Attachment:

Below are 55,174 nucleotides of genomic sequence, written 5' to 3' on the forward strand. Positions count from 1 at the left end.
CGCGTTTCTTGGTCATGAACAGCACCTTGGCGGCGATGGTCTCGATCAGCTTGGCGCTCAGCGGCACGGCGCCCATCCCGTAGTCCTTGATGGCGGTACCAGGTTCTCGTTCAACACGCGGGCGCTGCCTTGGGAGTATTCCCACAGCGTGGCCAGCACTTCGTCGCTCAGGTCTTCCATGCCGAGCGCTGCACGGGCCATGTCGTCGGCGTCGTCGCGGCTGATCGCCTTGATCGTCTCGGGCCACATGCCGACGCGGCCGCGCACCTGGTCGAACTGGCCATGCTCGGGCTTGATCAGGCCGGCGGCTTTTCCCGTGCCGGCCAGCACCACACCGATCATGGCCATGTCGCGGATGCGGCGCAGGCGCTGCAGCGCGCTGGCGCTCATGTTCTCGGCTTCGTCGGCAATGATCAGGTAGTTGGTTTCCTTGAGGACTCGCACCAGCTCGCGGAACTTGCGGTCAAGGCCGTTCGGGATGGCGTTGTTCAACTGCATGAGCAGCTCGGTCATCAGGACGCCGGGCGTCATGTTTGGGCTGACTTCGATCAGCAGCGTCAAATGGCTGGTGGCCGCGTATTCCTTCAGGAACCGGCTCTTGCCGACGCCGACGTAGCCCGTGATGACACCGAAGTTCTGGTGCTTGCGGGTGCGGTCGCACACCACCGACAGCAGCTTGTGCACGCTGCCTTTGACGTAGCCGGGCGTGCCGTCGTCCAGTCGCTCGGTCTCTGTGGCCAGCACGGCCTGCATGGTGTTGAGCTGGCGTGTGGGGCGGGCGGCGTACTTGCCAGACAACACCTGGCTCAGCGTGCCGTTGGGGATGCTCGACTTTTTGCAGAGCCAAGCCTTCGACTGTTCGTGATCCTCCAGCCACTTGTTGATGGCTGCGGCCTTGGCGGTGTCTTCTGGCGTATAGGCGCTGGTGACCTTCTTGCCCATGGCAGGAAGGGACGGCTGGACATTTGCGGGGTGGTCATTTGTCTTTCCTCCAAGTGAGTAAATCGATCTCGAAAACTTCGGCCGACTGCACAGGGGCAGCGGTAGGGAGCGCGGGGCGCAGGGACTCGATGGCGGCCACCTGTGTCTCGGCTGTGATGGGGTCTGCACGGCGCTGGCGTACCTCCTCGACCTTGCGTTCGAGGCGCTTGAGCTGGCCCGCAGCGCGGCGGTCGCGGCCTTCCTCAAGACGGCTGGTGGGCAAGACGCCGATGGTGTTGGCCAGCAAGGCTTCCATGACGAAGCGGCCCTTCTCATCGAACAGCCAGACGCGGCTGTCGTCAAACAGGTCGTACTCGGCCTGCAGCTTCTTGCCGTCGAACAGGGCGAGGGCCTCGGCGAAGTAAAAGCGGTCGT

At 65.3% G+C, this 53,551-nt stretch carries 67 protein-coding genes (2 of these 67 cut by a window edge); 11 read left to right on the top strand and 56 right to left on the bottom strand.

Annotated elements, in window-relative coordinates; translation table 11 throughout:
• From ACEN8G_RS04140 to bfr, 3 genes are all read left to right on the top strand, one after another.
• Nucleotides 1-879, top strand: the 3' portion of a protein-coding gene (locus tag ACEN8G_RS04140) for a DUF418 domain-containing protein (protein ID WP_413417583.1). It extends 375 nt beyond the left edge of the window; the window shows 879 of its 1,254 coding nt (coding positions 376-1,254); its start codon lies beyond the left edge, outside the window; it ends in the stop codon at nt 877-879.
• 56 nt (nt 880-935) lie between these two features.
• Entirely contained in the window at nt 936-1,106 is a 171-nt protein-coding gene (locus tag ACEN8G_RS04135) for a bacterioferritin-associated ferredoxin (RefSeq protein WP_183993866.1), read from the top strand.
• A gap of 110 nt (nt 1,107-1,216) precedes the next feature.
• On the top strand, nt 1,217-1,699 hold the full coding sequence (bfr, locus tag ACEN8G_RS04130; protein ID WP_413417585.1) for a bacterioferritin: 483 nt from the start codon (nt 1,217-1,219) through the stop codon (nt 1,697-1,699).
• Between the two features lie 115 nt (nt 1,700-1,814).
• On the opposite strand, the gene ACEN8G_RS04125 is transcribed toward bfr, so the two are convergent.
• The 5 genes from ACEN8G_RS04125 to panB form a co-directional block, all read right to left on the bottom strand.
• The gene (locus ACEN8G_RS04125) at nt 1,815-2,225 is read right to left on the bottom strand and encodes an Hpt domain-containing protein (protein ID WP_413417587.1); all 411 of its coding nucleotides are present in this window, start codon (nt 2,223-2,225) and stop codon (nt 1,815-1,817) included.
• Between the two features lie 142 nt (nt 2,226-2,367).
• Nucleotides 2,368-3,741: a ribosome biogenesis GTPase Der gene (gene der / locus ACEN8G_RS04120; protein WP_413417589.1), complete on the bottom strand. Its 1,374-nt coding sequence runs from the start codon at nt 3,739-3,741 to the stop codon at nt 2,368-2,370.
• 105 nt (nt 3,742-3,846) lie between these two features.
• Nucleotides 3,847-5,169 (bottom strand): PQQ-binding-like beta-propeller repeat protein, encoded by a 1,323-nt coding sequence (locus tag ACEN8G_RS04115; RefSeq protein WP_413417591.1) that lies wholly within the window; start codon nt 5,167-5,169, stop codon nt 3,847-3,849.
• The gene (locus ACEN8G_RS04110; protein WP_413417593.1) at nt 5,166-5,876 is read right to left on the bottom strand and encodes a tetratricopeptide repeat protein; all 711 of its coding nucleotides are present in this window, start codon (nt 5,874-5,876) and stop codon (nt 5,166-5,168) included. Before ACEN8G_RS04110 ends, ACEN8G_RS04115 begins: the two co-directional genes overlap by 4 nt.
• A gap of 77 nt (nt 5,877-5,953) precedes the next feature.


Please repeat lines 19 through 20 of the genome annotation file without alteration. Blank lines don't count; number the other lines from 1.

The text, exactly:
• The gene (locus ACEN8G_RS04110; protein WP_413417593.1) at nt 5,166-5,876 is read right to left on the bottom strand and encodes a tetratricopeptide repeat protein; all 711 of its coding nucleotides are present in this window, start codon (nt 5,874-5,876) and stop codon (nt 5,166-5,168) included. Before ACEN8G_RS04110 ends, ACEN8G_RS04115 begins: the two co-directional genes overlap by 4 nt.
• A gap of 77 nt (nt 5,877-5,953) precedes the next feature.